Support Hyperallergic’s independent arts journalism.
Enter a loft building next to Greenpoint’s Pencil Factory, walk up four floors, and you will find two tiny rooms that belong to Booklyn Artists’ Alliance. In this studio space, Booklyn has been extensively involved in the production of limited edition chapbooks, small-run artists’ books and the archiving of related projects for over ten years.
This past June, artist and curator Aimee Lusty took over as Booklyn’s gallery director. Lusty proposed a program that promotes artists primarily working in print: each show she curated would include print artists showing fine art work, and each show would result in a zine catalogue with contributions and samples from every artist (a concept Hyperallergic is certainly familiar with). Hunter/Gatherer, Booklyn’s most recent exhibit, is a more sculptural show than one would expect and features work by Evan Roberts, Jason Kachadourian, Jessica Williams, Jon Bocksel and Scott Meyers.
In full disclosure: I am a fan of Aimee Lusty; as a colleague of mine, and one of the major actors in Brooklyn zine-making, I am thrilled by her framing zine work in a gallery context. The shows at Booklyn have surpassed any preconceptions one could have about a show of zine artists.
Jason Kachadourian contributes both curious sculpture and elegant letterpress puzzle piece prints to the show. Knowing Kachadourian’s work, both the patterning and the architecture are familiar, having presented themselves in premature forms in his earlier silkscreen works; the letterpress and illuminated sculptures suit him.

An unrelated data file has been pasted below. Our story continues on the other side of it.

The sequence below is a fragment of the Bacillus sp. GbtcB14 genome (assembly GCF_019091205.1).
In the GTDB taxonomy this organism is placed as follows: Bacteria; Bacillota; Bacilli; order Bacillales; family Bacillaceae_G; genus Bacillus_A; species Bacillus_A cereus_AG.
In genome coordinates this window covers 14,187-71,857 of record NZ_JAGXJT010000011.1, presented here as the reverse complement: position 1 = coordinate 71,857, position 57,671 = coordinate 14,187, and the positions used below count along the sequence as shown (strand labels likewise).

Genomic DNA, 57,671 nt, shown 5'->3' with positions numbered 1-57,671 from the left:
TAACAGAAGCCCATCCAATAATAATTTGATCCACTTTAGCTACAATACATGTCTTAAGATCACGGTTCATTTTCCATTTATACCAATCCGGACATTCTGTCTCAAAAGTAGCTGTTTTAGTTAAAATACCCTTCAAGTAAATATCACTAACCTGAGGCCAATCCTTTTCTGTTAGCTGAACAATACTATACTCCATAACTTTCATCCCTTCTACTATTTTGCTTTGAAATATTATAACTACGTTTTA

Jon Bocksel’s striking, clean paintings evoke a cross between sign painting and graffiti, pairing weathered surfaces with meticulous brush work.
Scott Meyers’ mixed media collages — or drawings? — are a welcome component, displaying the connections between print and sculpture, and how the artistic processes of working with either is not mutually exclusive. In Hunter/Gatherer‘s curatorial statement, Lusty emphasizes each artist’s use of found objects. While clearly a commonality, each artist uses found objects in a different way, making the work that much more dynamic.
Not only does each Booklyn show come with its own zine catalogue, but the artists are encouraged to create and display their own zines as well.
In the most recent Williamsburg Greenpoint News + Arts (aka WG News), Lusty designed an insert, promoting Hunter/Gatherer as well as Booklyn’s latest efforts. Unfortunately, aside from this WG mention, I haven’t read much about Booklyn’s summer shows, a disappointment considering I find them to be some of the most thoughtfully arranged group shows I’ve seen in a while.
Hunter/Gatherer will continue until August 21 at Booklyn (37 Greenpoint Avenue, 4th Floor, Greenpoint, Brooklyn).
This week, LA’s new Academy Museum, the intersections of anti-Blackness and anti-fatness, a largely unknown 19th century Black theater in NYC, sign language interpreters, and more.
Titian’s paintings are masterpieces, with all the complications of the term.
Through “Historic Site,” an 8-foot-tall plaque and Historic Sight, a year-long rotating exhibition in Pittsburgh, the Black Cube Fellows investigate how history is constructed, remembered, and retold.
Lawson’s images, and the ways that she has discussed her process, seem to be actively reproducing the kind of big-dick energy power dynamics of White male artists who also claim mastery over their subject matter.
Jenkins’s new short film, the centerpiece of a MoMI exhibit on The Underground Railroad, uses his signature techniques to confront the viewer.
Romanticism to Ruin: Two Lost Works of Sullivan and Wright memorializes Chicago’s Garrick Theatre and Buffalo’s Larkin Building, which were razed to build a parking lot and a truck stop.